Who says documentaries are not for the Indian audience?
It is a know fact that our audience do not consume as many art house films as much as commercial films. We can’t really deny it because commercial success and critical acclaim have always been two different things that rarely, if not never, coexist. So, is there no way out for the filmmaker in you, waiting to showcase the real issues of the world?
Do not fret, you have quasi documentaries to your rescue.
It’s easy to confuse quasi documentaries with docudramas, so let me try and make it easy for all of us.
A docudrama is a film that is inspired by a real -life incident and then dramatized from scratch. Films like Visaranai would classify under docudramas as they try to fictionalise a true event, using actors and narratives. We wouldn’t even know that it is based on a true story, if not explicitly mentioned in the story.
A quasi- documentary, on the other hand, as its name suggests, is almost a documentary. Only, it is more interesting, engaging and as a perfect cross of commercial and art house films, is emerging to become popular among the Indian audience.
Primarily, quasi documentaries contain one or several elements of truth in the form of short clippings, audios, interviews, anything that would qualify as real and capturable. They then proceed to act out the rest of the story or incident using other storytelling devices.
Hip Hop Adi’s Takaru Takuru would be a great example of a quasi -documentary with a significant reach. Although much shorter in duration than any average quasi-documentary, it makes use of all the elements of a quasi-documentary.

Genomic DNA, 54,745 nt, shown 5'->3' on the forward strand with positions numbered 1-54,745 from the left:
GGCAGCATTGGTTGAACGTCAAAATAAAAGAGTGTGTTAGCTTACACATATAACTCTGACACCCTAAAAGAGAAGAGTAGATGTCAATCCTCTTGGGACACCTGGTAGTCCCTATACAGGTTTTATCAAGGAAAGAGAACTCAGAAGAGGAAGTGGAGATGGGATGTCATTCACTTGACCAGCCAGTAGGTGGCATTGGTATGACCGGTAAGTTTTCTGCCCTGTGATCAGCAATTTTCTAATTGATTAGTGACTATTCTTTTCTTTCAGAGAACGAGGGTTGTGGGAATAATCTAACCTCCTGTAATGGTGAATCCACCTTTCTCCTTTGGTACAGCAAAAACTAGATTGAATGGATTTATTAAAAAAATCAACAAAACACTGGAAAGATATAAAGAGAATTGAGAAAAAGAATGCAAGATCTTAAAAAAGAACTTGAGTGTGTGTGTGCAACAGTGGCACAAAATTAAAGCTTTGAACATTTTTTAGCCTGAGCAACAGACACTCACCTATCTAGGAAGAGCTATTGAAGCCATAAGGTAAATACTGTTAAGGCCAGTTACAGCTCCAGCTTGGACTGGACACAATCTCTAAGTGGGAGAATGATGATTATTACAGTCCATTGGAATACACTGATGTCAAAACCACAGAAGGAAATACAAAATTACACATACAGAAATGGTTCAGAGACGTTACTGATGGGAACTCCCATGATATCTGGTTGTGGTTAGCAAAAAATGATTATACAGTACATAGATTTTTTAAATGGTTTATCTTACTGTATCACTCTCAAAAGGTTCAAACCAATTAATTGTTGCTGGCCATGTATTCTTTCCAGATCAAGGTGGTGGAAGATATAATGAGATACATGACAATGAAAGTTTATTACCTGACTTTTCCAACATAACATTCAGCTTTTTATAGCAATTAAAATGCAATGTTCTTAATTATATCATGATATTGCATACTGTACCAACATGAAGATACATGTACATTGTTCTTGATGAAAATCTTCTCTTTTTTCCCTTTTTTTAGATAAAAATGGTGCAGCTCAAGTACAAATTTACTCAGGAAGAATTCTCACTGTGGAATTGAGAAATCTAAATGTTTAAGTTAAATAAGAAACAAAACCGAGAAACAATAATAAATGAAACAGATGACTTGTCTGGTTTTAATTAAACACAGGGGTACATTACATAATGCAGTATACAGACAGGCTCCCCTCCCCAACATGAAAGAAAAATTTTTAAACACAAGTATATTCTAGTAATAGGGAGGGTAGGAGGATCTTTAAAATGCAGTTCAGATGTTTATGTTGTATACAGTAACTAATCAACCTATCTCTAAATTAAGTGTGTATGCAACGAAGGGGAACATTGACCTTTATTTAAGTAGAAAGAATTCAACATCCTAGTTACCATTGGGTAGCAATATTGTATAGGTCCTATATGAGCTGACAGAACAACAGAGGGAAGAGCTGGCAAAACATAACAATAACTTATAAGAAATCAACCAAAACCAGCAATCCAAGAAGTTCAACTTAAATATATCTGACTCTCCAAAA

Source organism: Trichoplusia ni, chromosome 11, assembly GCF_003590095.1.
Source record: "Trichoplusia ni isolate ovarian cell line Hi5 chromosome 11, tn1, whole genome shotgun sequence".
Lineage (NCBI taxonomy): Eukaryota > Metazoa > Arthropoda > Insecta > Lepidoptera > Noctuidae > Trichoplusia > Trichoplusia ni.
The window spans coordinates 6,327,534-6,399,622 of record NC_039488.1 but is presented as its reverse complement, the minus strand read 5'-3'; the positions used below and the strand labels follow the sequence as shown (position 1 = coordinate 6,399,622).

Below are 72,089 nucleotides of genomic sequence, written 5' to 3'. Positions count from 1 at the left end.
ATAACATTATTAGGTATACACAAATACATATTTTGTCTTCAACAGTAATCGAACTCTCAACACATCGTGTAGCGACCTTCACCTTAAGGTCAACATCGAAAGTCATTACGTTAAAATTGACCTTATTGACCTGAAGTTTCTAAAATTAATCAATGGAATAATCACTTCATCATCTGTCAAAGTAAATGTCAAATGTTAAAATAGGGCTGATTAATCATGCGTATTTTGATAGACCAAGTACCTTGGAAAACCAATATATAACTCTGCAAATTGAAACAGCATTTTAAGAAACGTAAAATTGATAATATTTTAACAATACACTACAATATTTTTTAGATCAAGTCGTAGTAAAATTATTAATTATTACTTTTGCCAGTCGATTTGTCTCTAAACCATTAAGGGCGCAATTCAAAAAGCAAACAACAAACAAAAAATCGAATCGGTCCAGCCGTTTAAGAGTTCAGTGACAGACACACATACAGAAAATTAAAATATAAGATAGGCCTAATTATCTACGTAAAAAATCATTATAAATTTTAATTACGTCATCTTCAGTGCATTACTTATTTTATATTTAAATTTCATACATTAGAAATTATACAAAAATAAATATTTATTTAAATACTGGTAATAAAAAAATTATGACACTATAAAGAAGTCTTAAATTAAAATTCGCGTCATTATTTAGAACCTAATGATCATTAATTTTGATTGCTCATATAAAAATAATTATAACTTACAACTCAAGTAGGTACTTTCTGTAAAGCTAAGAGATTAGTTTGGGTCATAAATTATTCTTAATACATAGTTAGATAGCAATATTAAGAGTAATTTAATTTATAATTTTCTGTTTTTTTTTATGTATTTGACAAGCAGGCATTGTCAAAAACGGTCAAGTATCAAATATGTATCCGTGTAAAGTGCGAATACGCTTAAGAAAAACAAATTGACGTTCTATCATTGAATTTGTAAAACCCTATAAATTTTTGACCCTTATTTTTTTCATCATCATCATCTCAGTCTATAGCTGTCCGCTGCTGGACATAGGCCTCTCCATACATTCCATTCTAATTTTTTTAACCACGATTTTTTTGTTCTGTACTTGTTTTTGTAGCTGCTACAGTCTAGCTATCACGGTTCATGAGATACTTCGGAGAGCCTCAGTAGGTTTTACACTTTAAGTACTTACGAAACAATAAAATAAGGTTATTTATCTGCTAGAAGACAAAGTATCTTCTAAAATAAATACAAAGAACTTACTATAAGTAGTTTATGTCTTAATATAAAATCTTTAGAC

There’s an attractive protagonist, an action sequence, dialogues that slightly stir up some jingoism and engaging music set to catchy lyrics to lure the audience. And once the audience is hooked, the real purpose of the supposed music video hits us. With a heightened sense of concentration, we begin to grasp the information that’s given to us. We no longer need adornments to keep us hooked, because they’ve already done their job.
It would not be wrong to say that the video was instrumental in gathering momentum for the Jalikkattu protests. It was easier for people to understand what was going on, because somewhere in the back of their heads, they would have already listened to the concept of the Jalikattu ban’s contribution to the artificial insemination industry, and the consequential destruction of their native breeds.
This is not to say that all the protesters were completely informed on the issue, but to bring to make a point that the video, a commendable cross between fact and fiction, simplified the issue into layman terms, which is not usually the case with documentaries, that are reserved for the elite.
Another interesting quasi documentary that I came across was The Investigator, a British crime series.
The first season deals with the murder of Carole Packman, whose body has not been found, even 30 years after her murder, and continues to affect the lives of many of those involved and the investigator/host tries to uncover the shocking tale of murder, fraud, deceit and lies that has left family members desperate for answers.
The reason this series aught my interest was because it combined both fact and fictional reconstruction in order to engage and make the audience make better sense of the case. Carole Packman’s murder was real, the interviews with her daughter and extended family were real. At the same time, with the due disclaimers, actors were used to complete the story and fill in the gaps left by the characters that were either dead, missing, or imprisoned by that time.
Having watched series like Channel V’s Gumrah-the end of Innocence which was a complete fictional reconstruction of Indian crime stories, I found The Investigator to be more believable, owing to the elements of truth that it contained.
So, the next time you think of giving documentaries a miss because you the audience are too dumb for it, think again. There’s always a middle ground, like quasi-documentaries for instance.